Base MSRP: $101,695; with options: $123,645. This is the top-performing version of BMW’s midsize X5 crossover SUV, and it’s plenty quick by virtue of its racy 4.4-liter567-horsepower twin-turbocharged V8. It comes well equipped, but we managed to add about $22,000 worth of extra gear.
Base MSRP: $104,100; with options: $122,345. The X6 is more or less a modestly sportier version of the preceding X5, and with a swoopier coupe-like roofline. It’s more stylish, but loses some rear headroom and cargo space. Being the “M” model in the line it delivers the highest performance, thanks largely to a 4.4-liter 567-horsepower twin-turbocharged V8.
Base MSRP: $105,895.This is the only hybrid-powered model in our list, and it’s a plug-in at that. It can run for the first 19 miles solely on electric power, when it gets the equivalent of 62 mpg; once the battery is depleted to a certain point, a 2.0-liter turbocharged and supercharged gasoline engine kicks in and it operates like a regular hybrid, getting a combined 27 mpg. It comes fully loaded in this version with no options offered.
Base MSRP: $112,855; with options: $130,840. The top four-door coupe rendition of M-B’s midsizecrossover makes a bold styling statement and leaps off the line like with a 3.0-liter 385-horsepowertwin-turbo V6. Mereceds tends to nickel-and-dime buyers in terms of add-onoptions that should be standard at this price; we managed to load up this version of the GLE with around $18,000 worth of extras.
Base MSRP: $126,295; with options: $141,075. Mercedes’ large and luxurious SUV packs a hand-built 5.5-liter twin-turbo V8 that’s good for a decidedly quick 577 horsepower. We’ve packed it to the gills with all the trimmings, including a Bang & Olufsen premium audio system and cup holders that are both heated and cooled.
Base MSRP: $141,200; with options: $173,450. Defined by its dramatic vertical-opening falcon-wingdoors, This version of Tesla’s full-electric SUV packs its largest battery that’s good for 289 miles on a charge. Like the Model S sedan it offers Tesla’s Enhanced Autopilot system that’s ready for, but still lacks regulatory approval for, the most-autonomous driving features to date.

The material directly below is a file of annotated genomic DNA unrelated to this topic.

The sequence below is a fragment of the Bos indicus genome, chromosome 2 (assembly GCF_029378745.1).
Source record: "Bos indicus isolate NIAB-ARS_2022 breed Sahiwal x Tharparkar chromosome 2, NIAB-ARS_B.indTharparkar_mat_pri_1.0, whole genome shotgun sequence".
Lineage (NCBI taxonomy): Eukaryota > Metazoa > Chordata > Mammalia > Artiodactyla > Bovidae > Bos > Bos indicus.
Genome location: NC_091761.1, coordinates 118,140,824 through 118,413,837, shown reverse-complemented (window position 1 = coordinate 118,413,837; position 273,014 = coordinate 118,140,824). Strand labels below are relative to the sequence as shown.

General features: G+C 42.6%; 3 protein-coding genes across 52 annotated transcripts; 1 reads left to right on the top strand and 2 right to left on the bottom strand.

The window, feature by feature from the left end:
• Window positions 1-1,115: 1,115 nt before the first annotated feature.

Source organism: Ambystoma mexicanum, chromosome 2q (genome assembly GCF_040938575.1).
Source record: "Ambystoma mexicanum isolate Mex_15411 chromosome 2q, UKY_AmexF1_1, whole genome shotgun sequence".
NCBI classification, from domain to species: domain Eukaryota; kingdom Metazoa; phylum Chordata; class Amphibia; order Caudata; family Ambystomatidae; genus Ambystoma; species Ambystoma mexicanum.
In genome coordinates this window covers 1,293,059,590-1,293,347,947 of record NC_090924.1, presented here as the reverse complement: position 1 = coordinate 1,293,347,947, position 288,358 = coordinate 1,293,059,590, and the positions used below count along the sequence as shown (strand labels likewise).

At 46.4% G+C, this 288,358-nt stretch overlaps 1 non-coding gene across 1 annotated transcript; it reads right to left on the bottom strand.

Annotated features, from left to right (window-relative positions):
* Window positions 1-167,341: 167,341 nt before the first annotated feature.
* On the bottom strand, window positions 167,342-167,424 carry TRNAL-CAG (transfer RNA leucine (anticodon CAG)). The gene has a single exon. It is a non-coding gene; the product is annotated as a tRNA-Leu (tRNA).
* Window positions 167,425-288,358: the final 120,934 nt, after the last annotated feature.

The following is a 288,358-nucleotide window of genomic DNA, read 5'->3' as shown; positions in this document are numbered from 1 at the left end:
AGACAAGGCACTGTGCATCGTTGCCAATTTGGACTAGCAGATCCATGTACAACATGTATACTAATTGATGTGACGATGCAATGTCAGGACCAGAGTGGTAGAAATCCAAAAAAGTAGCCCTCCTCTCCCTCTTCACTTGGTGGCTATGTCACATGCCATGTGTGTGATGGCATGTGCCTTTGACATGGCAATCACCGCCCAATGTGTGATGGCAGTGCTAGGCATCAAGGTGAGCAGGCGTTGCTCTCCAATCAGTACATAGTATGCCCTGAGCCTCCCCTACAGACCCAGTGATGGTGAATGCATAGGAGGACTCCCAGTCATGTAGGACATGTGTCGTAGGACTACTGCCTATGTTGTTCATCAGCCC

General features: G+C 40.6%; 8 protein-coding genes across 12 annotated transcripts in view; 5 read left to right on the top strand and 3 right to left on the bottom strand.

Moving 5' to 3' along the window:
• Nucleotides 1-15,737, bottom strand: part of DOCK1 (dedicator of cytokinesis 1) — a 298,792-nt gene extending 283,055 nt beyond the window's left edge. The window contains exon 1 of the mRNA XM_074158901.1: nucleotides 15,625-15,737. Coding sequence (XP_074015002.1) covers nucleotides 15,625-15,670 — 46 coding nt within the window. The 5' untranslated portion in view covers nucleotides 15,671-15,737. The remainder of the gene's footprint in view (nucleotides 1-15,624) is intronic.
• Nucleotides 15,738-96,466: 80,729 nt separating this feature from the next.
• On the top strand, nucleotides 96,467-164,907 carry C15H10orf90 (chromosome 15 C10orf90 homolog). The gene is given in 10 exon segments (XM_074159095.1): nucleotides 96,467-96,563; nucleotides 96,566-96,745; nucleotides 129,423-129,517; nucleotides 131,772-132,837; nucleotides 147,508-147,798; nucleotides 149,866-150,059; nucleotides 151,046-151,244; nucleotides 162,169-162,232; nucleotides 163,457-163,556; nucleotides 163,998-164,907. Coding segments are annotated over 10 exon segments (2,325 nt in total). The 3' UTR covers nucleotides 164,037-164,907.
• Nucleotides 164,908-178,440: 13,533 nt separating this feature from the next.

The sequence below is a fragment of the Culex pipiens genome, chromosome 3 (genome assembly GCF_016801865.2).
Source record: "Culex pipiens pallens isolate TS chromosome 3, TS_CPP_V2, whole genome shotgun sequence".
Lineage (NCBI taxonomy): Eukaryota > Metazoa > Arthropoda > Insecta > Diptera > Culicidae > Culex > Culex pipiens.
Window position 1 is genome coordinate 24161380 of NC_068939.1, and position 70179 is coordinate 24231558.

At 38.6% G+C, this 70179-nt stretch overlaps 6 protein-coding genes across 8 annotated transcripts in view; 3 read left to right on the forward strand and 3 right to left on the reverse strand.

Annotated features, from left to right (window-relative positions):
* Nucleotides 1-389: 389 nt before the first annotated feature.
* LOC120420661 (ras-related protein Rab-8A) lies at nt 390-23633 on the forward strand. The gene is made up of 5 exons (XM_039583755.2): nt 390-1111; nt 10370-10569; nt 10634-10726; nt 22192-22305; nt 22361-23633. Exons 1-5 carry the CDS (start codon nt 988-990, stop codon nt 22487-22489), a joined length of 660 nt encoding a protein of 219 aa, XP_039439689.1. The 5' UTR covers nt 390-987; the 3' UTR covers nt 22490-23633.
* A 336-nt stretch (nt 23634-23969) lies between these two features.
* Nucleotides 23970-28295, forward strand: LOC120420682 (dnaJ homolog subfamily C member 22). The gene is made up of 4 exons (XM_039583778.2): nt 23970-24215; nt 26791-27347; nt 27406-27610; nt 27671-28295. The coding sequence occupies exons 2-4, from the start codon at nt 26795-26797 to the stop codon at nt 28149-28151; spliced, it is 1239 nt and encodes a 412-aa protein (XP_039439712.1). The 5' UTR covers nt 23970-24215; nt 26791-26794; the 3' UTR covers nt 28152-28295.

Base MSRP: $162,650; with options: $233,990. Arguably the sportiest SUV on the planet (at least until the Lamborghini and Ferrari crossovers arrive), the top version of Porsche’s Cayenne is motivated by a 570-horsepower 4.6-liter twin-turbo V8, with a fine-tuned suspension that’s capable of sportscar-like handling, but without too rough of a ride. As with other Porsche models, purchasers can customize the Cayenne with a long list of options that can drive up the price by more than $71,000.
Base MSRP: $178,195; with options: $190,665. This upper-crust British SUV may have been surpassed in price by the following two models, but it remains an aspirational choice, especially in its long-wheelbase SV Autobiography model with a 575-horsepower supercharged V8 engine. It’s capable of carving a rugged trail far from the pavement, but we’d wonder what kind of moxie it takes to take a vehicle this costly deep into the woods to get scuffed up.
Base MSRP: $221,395; with options: $242,385. What was once a military vehicle for the postwar German army has become a faddish luxury SUV that can break the $200,000 barrier, all while looking likea delivery vehicle for some opulent gated community. The sportiest AMG version comes powered by a 6.0-liter twin-turbo V12 engine with 621 horsepower and a stump-pulling 738 pound-feet of torque. A redesigned version is expected for 2019.
Base MSRP: $304,425; with options: $357,535. Lavishly luxurious, this is indeed the Bentley of SUVs. It packs a 600-horsepower W12 engine and affords every convenience and then some. For those with unlimited assets, the Bentayga can be fitted with bespoke items not included here like a custom fly fishing set and a self-winding Breitling dashboard analog clock that, on its own, adds a whopping $160,000 to the sticker price.